Authors often form twisted relationships with their most popular characters, especially ones involved with murders. Arthur Conan Doyle tried to kill off Sherlock Holmes but gave in to public clamour and resurrected him. Agatha Christie detested Hercule Poirot but wasn’t able to bump off the “detestable, bombastic, tiresome, egocentric little creep” until she was 85. Having dispatched the hated Belgian detective with a heart attack in a novel, she too died a few months later.

Eminem’s most popular character is a killer, not a detective. He’s Slim Shady, the puerile psychopath who made his debut in the Detroit rapper’s 1999 breakthrough, The Slim Shady LP. “When I started rapping as Shady, as that character, it was a way for me to vent all my frustrations and just blame it on him,” he told the rap lyrics website Genius in 2015. As he explains on his new album: “It’s my alter ego’s fault/ These evil thoughts can be so dark.”

There’s a thin line separating Eminem, otherwise known as Marshall Mathers III, from Slim Shady. In the 2005 song “When I’m Gone”, he fantasised about shooting himself in the head with a cry of “Die, Shady!” With 2013’s “Evil Twin”, the blending of Mathers, his stage self Eminem and the alter ego Slim Shady was made unambiguous: “’Cause we are the same.” Instead of forming a twisted relationship with the character who “made me” (as he put it in “When I’m Gone”), Eminem has over time straightened out the kinks.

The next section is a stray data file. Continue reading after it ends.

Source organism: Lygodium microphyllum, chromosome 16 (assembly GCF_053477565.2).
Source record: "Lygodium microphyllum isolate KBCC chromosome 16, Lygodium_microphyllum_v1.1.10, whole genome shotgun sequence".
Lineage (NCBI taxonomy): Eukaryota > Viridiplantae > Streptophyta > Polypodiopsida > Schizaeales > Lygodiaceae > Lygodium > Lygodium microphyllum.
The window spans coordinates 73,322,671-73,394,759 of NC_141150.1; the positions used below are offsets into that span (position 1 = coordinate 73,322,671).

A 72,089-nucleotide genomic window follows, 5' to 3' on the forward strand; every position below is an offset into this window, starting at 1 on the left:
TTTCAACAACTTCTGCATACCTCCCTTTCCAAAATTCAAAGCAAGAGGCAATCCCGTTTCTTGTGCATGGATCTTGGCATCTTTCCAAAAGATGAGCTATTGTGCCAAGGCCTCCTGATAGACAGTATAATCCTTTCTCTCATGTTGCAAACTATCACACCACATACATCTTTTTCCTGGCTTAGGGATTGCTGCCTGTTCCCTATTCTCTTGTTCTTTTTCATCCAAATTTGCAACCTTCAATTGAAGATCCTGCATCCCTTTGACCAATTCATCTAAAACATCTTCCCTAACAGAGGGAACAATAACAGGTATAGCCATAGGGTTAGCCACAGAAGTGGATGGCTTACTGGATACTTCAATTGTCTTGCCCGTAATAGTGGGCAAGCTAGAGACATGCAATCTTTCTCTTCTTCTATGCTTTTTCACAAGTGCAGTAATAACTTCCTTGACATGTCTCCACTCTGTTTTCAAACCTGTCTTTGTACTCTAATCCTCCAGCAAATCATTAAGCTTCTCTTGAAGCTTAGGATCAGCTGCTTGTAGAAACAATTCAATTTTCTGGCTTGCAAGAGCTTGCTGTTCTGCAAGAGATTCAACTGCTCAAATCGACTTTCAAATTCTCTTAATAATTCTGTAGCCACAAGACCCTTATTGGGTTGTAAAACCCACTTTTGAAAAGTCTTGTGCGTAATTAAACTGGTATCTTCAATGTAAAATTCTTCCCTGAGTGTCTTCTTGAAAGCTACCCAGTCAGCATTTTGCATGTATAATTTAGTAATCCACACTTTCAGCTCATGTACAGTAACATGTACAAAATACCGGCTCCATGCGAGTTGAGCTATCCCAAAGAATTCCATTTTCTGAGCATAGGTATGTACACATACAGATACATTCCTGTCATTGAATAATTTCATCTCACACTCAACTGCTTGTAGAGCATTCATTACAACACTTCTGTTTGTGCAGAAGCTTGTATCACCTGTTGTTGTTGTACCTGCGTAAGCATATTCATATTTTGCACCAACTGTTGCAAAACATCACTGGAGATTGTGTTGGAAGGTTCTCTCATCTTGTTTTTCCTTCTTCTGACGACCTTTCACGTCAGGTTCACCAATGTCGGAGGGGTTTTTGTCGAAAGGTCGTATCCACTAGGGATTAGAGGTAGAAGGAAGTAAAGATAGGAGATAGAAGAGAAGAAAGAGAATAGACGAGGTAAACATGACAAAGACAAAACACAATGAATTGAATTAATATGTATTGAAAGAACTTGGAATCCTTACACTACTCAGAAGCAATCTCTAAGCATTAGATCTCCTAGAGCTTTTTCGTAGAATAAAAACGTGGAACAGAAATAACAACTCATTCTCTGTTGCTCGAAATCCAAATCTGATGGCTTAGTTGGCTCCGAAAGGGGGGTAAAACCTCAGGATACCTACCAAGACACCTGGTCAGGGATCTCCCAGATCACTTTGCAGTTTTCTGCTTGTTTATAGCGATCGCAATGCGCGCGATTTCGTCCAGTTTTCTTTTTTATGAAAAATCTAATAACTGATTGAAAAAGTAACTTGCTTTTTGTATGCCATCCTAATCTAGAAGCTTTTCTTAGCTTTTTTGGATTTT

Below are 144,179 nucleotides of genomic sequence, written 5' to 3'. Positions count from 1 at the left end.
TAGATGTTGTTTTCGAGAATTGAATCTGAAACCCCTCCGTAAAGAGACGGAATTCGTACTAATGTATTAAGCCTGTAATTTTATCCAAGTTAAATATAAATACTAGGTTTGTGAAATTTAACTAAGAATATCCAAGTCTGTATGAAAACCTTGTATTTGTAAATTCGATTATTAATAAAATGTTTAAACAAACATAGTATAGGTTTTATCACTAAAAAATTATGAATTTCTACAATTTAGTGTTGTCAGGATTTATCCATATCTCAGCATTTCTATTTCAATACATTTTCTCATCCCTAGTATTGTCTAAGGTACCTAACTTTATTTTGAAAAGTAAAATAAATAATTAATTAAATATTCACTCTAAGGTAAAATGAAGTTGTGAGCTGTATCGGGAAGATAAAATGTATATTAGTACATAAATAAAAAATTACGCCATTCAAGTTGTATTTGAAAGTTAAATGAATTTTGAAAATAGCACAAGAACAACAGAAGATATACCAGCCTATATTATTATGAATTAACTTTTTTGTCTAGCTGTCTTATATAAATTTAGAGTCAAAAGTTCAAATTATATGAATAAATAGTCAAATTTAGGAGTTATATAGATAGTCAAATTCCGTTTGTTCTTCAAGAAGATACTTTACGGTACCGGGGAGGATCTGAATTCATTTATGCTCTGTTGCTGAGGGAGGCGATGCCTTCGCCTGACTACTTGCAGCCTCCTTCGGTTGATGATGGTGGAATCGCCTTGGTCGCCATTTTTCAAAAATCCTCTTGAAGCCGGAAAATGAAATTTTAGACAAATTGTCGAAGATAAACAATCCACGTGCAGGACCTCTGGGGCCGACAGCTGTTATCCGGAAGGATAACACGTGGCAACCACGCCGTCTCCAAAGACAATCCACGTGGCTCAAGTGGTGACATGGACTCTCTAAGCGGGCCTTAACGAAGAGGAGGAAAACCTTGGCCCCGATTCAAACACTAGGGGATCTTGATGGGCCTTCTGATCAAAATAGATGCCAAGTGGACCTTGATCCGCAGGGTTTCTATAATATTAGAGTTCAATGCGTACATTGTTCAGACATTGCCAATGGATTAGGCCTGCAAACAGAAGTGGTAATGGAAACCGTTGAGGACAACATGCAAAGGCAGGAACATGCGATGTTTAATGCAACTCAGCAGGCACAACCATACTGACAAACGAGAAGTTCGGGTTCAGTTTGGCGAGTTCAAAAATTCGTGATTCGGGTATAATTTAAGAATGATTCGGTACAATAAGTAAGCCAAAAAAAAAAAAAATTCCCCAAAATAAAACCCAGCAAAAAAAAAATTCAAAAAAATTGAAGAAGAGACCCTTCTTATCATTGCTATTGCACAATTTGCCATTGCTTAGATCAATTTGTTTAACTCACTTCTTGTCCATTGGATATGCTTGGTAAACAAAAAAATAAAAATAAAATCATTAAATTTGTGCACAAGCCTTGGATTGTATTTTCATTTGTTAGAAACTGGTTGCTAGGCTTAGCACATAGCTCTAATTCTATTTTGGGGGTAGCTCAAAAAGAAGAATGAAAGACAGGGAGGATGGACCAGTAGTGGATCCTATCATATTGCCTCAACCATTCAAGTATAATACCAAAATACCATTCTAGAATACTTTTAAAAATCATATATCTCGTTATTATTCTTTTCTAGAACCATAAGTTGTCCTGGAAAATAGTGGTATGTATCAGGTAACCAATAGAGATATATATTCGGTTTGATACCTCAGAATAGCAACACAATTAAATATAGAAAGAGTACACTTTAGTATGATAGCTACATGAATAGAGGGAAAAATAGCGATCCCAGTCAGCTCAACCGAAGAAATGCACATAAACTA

The flat nature of the dynamics linking Mathers, Eminem and Slim Shady is clear on the rapper’s new album, Music to Be Murdered By: Side B. Surprise released in December, it’s a 16-track companion piece to the album that he released at the start of 2020. The first voice to be heard on it belongs to Alfred Hitchcock, sampled from his 1958 spoken word record Alfred Hitchcock Presents Music to Be Murdered By. But the master of suspense’s influence is lacking from these largely thrill-free songs.

“Black Magic” narrates the murder of a female partner, the most routine corpse in Eminem’s corpus. “I can’t tell if I’m awake or asleep,” he raps, sleepwalking through the role of the drugged-up misogynist murderer. The rest of the album is no less automatic. Eminem’s verbal energy is impressive, a profusion of rhymes and puns delivered with immaculate flow, but it’s expended on a rote litany of insults, provocations and complaints. Beats roll by on cruise control, with such scant decoration that the arrival of a brief trumpet solo in “Gnat” comes as a rude shock. Despite the ceaseless rat-a-tat of words, there is an abiding lack of incident. It stems from the sedate, untroubled relationship that Eminem has developed with his murderous alter ego.

★★☆☆☆

‘Music to Be Murdered By: Side B’ is released on Shady/Aftermath/Interscope